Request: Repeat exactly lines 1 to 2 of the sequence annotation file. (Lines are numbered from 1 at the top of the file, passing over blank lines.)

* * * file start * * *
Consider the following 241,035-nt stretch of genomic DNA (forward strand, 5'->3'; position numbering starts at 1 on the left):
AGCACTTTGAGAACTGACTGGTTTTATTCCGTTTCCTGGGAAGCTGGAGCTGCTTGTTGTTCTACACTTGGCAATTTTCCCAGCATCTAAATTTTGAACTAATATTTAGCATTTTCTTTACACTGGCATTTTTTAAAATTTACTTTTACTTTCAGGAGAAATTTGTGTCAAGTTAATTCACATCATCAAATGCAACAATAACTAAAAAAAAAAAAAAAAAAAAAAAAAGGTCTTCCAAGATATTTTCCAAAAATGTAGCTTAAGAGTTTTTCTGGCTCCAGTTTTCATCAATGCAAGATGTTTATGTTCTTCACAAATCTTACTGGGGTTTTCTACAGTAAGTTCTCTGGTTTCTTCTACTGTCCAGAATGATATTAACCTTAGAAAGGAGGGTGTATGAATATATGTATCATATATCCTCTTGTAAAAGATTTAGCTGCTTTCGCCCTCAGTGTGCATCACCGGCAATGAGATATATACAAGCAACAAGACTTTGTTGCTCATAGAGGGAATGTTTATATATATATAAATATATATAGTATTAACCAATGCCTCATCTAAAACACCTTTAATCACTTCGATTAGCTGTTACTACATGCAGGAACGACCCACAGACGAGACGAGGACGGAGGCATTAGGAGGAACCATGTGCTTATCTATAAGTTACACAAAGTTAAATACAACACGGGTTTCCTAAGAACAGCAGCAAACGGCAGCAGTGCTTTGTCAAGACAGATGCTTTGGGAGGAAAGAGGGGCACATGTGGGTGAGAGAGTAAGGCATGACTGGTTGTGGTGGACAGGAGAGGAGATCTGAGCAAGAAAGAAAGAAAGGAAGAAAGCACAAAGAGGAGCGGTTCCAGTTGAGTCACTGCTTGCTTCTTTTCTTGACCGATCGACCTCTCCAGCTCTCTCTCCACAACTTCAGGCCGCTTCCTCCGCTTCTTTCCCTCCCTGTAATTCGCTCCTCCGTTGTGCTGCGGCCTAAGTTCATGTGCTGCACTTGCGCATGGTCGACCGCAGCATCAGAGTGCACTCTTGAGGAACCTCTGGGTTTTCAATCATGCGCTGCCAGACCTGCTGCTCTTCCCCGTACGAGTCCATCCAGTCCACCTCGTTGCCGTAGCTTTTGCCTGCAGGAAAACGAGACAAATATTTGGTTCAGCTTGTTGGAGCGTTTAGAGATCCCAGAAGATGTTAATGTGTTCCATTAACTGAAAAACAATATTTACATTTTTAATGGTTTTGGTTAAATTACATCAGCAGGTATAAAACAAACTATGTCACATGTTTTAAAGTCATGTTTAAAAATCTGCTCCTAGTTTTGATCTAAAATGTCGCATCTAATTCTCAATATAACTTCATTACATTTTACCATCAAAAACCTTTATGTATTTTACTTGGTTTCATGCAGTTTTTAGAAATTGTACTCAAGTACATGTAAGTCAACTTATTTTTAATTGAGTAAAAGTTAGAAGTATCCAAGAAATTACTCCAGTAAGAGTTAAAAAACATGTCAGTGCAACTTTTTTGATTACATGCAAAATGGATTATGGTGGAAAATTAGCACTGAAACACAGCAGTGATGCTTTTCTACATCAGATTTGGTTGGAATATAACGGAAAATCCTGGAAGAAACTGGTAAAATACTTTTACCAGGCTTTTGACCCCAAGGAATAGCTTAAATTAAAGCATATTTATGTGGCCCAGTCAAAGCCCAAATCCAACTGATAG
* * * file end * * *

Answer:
Consider the following 241,035-nt stretch of genomic DNA (forward strand, 5'->3'; position numbering starts at 1 on the left):
AGCACTTTGAGAACTGACTGGTTTTATTCCGTTTCCTGGGAAGCTGGAGCTGCTTGTTGTTCTACACTTGGCAATTTTCCCAGCATCTAAATTTTGAACTAATATTTAGCATTTTCTTTACACTGGCATTTTTTAAAATTTACTTTTACTTTCAGGAGAAATTTGTGTCAAGTTAATTCACATCATCAAATGCAACAATAACTAAAAAAAAAAAAAAAAAAAAAAAAAGGTCTTCCAAGATATTTTCCAAAAATGTAGCTTAAGAGTTTTTCTGGCTCCAGTTTTCATCAATGCAAGATGTTTATGTTCTTCACAAATCTTACTGGGGTTTTCTACAGTAAGTTCTCTGGTTTCTTCTACTGTCCAGAATGATATTAACCTTAGAAAGGAGGGTGTATGAATATATGTATCATATATCCTCTTGTAAAAGATTTAGCTGCTTTCGCCCTCAGTGTGCATCACCGGCAATGAGATATATACAAGCAACAAGACTTTGTTGCTCATAGAGGGAATGTTTATATATATATAAATATATATAGTATTAACCAATGCCTCATCTAAAACACCTTTAATCACTTCGATTAGCTGTTACTACATGCAGGAACGACCCACAGACGAGACGAGGACGGAGGCATTAGGAGGAACCATGTGCTTATCTATAAGTTACACAAAGTTAAATACAACACGGGTTTCCTAAGAACAGCAGCAAACGGCAGCAGTGCTTTGTCAAGACAGATGCTTTGGGAGGAAAGAGGGGCACATGTGGGTGAGAGAGTAAGGCATGACTGGTTGTGGTGGACAGGAGAGGAGATCTGAGCAAGAAAGAAAGAAAGGAAGAAAGCACAAAGAGGAGCGGTTCCAGTTGAGTCACTGCTTGCTTCTTTTCTTGACCGATCGACCTCTCCAGCTCTCTCTCCACAACTTCAGGCCGCTTCCTCCGCTTCTTTCCCTCCCTGTAATTCGCTCCTCCGTTGTGCTGCGGCCTAAGTTCATGTGCTGCACTTGCGCATGGTCGACCGCAGCATCAGAGTGCACTCTTGAGGAACCTCTGGGTTTTCAATCATGCGCTGCCAGACCTGCTGCTCTTCCCCGTACGAGTCCATCCAGTCCACCTCGTTGCCGTAGCTTTTGCCTGCAGGAAAACGAGACAAATATTTGGTTCAGCTTGTTGGAGCGTTTAGAGATCCCAGAAGATGTTAATGTGTTCCATTAACTGAAAAACAATATTTACATTTTTAATGGTTTTGGTTAAATTACATCAGCAGGTATAAAACAAACTATGTCACATGTTTTAAAGTCATGTTTAAAAATCTGCTCCTAGTTTTGATCTAAAATGTCGCATCTAATTCTCAATATAACTTCATTACATTTTACCATCAAAAACCTTTATGTATTTTACTTGGTTTCATGCAGTTTTTAGAAATTGTACTCAAGTACATGTAAGTCAACTTATTTTTAATTGAGTAAAAGTTAGAAGTATCCAAGAAATTACTCCAGTAAGAGTTAAAAAACATGTCAGTGCAACTTTTTTGATTACATGCAAAATGGATTATGGTGGAAAATTAGCACTGAAACACAGCAGTGATGCTTTTCTACATCAGATTTGGTTGGAATATAACGGAAAATCCTGGAAGAAACTGGTAAAATACTTTTACCAGGCTTTTGACCCCAAGGAATAGCTTAAATTAAAGCATATTTATGTGGCCCAGTCAAAGCCCAAATCCAACTGATAG